Well, my sense of time is way off. It was last summer that I posted a link to pictures of this cave in the keen links thread. The pictures were nothing like this though. These images are amazing.


Sheldonrs  Wednesday Mar 21 05:15 PM

Quote:
Originally Posted by Griff View Post
I wonder if Sheldonrs knows him?
Probably. Do you have any pics of him from behind?


xoxoxoBruce  Wednesday Mar 21 07:53 PM

Gypsum? Grind 'em up and make drywall.



lumberjim  Wednesday Mar 21 07:59 PM

Quote:
Originally Posted by Sheldonrs View Post
Probably. Do you have any pics of him from behind?
oh shit! no you di'int!


bluecuracao  Wednesday Mar 21 09:57 PM

Quote:
The crystals probably grew relatively quickly to their immense size within a completely liquid-filled cavern.
This made me think of an elementary school project my class did in the '70s, where you put minerals or chemicals in an aluminum pie plate with ammonia, and the next day the plate was filled with a bizarre sort of 'rock garden.' Anyone else do that?

They probably don't do that in school anymore--I bet there were a few kids who decided to taste it.


melidasaur  Thursday Mar 22 02:37 PM

Quote:
Originally Posted by seakdivers View Post
Your name is Kal-El. You are the only survivor of the planet Krypton. Even though you've been raised as a human being, you are not one of them. You have great powers, only some of which you have as yet discovered.
coke just came out my nose due to a large laugh!!! thanks.


BigV  Thursday Mar 22 08:44 PM

Admitting on the internet to snorting coke can be a career limiting move, melidasaur.... I'm just sayin...



wolf  Friday Mar 23 02:49 PM

If somebody sings at excatly the right pitch will the whole cavern begin resonating and then collapse, or will you just find the lost chord?



Elspode  Saturday Mar 24 10:21 AM

Frankly, I don't believe that this place exists. This is obviously the result of some secret Mexican government miniaturization program. The subject has clearly stumbled into some salt spilled on a table...



Karenv  Monday Mar 26 11:58 AM

When entering the cave our group is issued helmets, lanterns, rubber boots, and gloves. We are then driven by truck into the main mining tunnel called Rampa Sn. Francisco. While the vertical drop is approximately 1000 feet, the drive is almost a half mile long. The heat steadily increases and the ladies could be observed to begin "glowing". The truck stops in front of a concrete wall with a steel door. I start working frantically to put the final touches on my pre-prepared camera outfit. I usually have four separate camera units, but they must be padded for the trip and then receive a last minute detail check. Every single item is preset before entering the cavern, as every moment inside is precious and concentration must be focused strictly on the crystals and people. The photographic machinery must work perfectly as the heat almost immediately begins to impair brain function.

At the end of the tunnel there are three or four steps into the aperture of the cavern itself. It is in this short tunnel that I move very quickly and concentrate on focusing my mind and that of my group on the task of photography. In this short distance the temperature and humidity goes from being uncomfortably warm to literally a blast furnace. Almost immediately our clothing is so soaked in sweat that it becomes heavy and starts to slide off our bodies. On my first trip it was really hard to keep my pants up, which was a new and unexpected experience.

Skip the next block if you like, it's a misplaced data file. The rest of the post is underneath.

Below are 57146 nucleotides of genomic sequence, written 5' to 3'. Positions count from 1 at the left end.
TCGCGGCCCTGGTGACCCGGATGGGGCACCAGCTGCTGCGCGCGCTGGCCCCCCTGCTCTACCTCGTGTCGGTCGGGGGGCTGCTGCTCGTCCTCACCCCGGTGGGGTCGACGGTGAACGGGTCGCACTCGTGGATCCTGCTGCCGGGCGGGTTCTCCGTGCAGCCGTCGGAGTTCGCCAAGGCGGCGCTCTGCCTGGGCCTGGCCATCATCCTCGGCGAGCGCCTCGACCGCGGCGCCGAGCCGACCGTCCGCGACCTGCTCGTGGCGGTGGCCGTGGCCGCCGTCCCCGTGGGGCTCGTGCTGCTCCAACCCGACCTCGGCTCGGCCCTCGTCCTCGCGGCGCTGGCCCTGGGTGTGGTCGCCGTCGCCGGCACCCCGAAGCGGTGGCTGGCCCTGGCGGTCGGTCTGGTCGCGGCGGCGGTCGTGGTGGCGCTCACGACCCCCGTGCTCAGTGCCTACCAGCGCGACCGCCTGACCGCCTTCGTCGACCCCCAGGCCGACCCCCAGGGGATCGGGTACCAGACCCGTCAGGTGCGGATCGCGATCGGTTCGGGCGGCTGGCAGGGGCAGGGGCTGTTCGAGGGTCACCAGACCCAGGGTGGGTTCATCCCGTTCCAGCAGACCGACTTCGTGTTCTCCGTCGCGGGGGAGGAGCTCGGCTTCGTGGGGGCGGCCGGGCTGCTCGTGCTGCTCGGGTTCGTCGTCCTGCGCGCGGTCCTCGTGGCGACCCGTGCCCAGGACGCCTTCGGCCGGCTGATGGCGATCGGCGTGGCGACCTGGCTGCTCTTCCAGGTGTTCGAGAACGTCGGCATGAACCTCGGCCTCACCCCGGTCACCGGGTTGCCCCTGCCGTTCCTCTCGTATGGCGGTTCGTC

Momentarily, the penetrating heat is forgotten as the crystals pop into view on the other side of the newly named "Eye of the Queen". The entire panorama is now lighted and the cavern has a depth and impressive cathedral-like appearance that was not visible on earlier trips with just our headlamps.

When inside the great cathedral of crystals, the pressure of intense heat makes my feelings run up and down the emotional scale from shear religious awe to outright panic. The ladies are no longer "glowing" and indeed are "red hot". When I'm done working after three trips into the great cavern, my friends almost have to carry me out. We want to see more, but physically cannot. When the experience is over there is a great relief, but all we can think about is when can we go back in.

When I talk to professional geologists about crystals they tell me that these natural forms are incredibly complex, yet so simple. They have a magical or metaphysical personality independent of their chemical structures. These geologists have explained to me that there is a magma chamber two to three miles below the mountain and that heat from this compressed lava travels through the faults up into the area of the mine. Super heated fluids carry the minerals the miners are seeking as well as form the crystals. The mine is ventilated; otherwise, it could not be worked. Some parts, however, are not air-conditioned, such as the Cave of the Crystals, and there you feel the heat from the magma deep below.



Undertoad  Monday Mar 26 12:37 PM

Jacquelita: Why is it so hot?

UT: *shrug* It must be, like, geothermical.

Jacquelita: Geothermical? That's not a word!



Happy Monkey  Monday Mar 26 01:43 PM

Quote:
Originally Posted by Karenv View Post
When I talk to professional geologists about crystals they tell me that these natural forms are incredibly complex, yet so simple. They have a magical or metaphysical personality independent of their chemical structures. These geologists have explained to me that there is a magma chamber
I'm guessing that the highlighted bit is not from the gologists... hopefully.


MayMayTheDancer  Monday Apr 2 09:04 PM

Wow...

That is so freaking AWESOME! I wasn't really impressed until I saw the guy in the seconde picture, but WOW!



xoxoxoBruce  Tuesday Apr 3 08:31 PM

Quote:
Originally Posted by Happy Monkey View Post
I'm guessing that the highlighted bit is not from the gologists... hopefully.
Why not, do gologists have to be soulless to examine rocks? Aren't field scientists supposed to record personal observations?